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Milk Bar Is Junk Food Now

No longer just riffing on lowbrow flavors, Christina Tosi’s Milk Bar’s collab with Taco Bell puts it fully in the mainstream

Two Taco Bell cake truffles spilling out from the box Taco Bell
Jaya Saxena is a Correspondent at, and the series editor of Best American Food and Travel Writing. She explores wide ranging topics like labor, identity, and food culture.

When Christina Tosi began making desserts at Momofuku in the mid-2000s, they were all about playful, inventive takes on mainstream sweets. In 2008, when she opened the first Milk Bar, things like cereal milk-flavored soft serve, truffles that tasted like “birthday cake,” and cookies stuffed with cornflakes and and potato chips were delightfully weird riffs on beloved mass-produced flavors, with enough of a twist to push them beyond their origins. It was the coolest, most inventive bakery when it debuted, zagging from the trends, unapologetically sweet, ready to make what tasted good, not just what was considered good taste.

But now, Milk Bar is no longer in the elevation game. The brand is collaborating with lowbrow fave Taco Bell on a new cake truffle, available for $2.99 through August 16 at select locations. “A collab with our brilliant friends at Taco Bell has been on my bucket list for some time,” says Tosi in a press release.

The Strawberry Bell Truffle is supposedly inspired by Taco Bell’s crunchy taco shell. It consists of vanilla cake dotted with bits of strawberry and soaked in strawberry milk, filled with sweet corn fudge, and is currently being offered at Milk Bar’s two flagship locations, as well as the Taco Bell in Tustin, California. But presumably, it could go bigger.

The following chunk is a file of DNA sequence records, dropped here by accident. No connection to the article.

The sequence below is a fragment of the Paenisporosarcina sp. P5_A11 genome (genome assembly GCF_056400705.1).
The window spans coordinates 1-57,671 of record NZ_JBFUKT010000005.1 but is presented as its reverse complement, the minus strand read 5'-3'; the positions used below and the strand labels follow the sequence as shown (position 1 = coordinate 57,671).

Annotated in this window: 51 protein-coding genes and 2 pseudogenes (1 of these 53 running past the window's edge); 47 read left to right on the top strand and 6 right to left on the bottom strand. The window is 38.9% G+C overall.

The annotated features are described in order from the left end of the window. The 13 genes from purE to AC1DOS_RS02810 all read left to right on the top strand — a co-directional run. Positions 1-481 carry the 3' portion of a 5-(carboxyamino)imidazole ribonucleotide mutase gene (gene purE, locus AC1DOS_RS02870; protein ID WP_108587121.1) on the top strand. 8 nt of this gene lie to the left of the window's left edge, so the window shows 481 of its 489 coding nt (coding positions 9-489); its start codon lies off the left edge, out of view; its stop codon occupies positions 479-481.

“The Strawberry Bell Truffle is the first mashup of its kind to be served to consumers on a large, test scale from our brands,” said Taco Bell Executive Chef Rene Pisciotti. “This one-of-a-kind truffle is the friendship-fueled fruition of a concept made possible by a mutual dedication to innovation.” Between this and Milk Bar’s push into grocery stores, the brand is no longer an homage to junk food. It just is.

Tosi, and the players in the larger Momofuku world (Momofuku is not involved in operations at Milk Bar, but remains a large investor), have never been shy about championing the lowbrow. David Chang waxed about Domino’s pizza in Ugly Delicious, and has often positioned himself as rebelling at hypothetical “food snobs” who would judge him for his tastes. Tosi’s brand has thrived on nods to Dairy Queen, Pillsbury’s Funfetti, and Nesquik. But even as Milk Bar has expanded — and corporatized — it has kept a certain distance from the things it’s riffed on. The desserts are like boxed cakes and mass-marked cereals you remember from your childhood, but they aren’t actually them.

But by publicly partnering with Taco Bell, Milk Bar has parted the largely aesthetic veil separating it from mainstream junk food. Which was actually always the goal. In 2018, Tosi told Eater it would be “cool” to sell it to “a great food company like Mondelez, or Mars, or Hershey’s.” In 2019, Milk Bar secured funding to expand into grocery stores, and sells its own cookie mix. In 2020, it partnered with Cinnamon Toast Crunch at its flagship store in Manhattan, offering a cookie made with the cereal. Of course it was going to partner with Taco Bell, the ultimate lowbrow-cool, fuck you it’s delicious fast food chain. Tosi always wanted Milk Bar to be accessible to everyone. Now that it’s fast food, it is.

Disclosure: David Chang is producing shows for Hulu in partnership with Vox Media Studios, part of Eater’s parent company, Vox Media. No Eater staff member is involved in the production of those shows, and this does not impact coverage on Eater.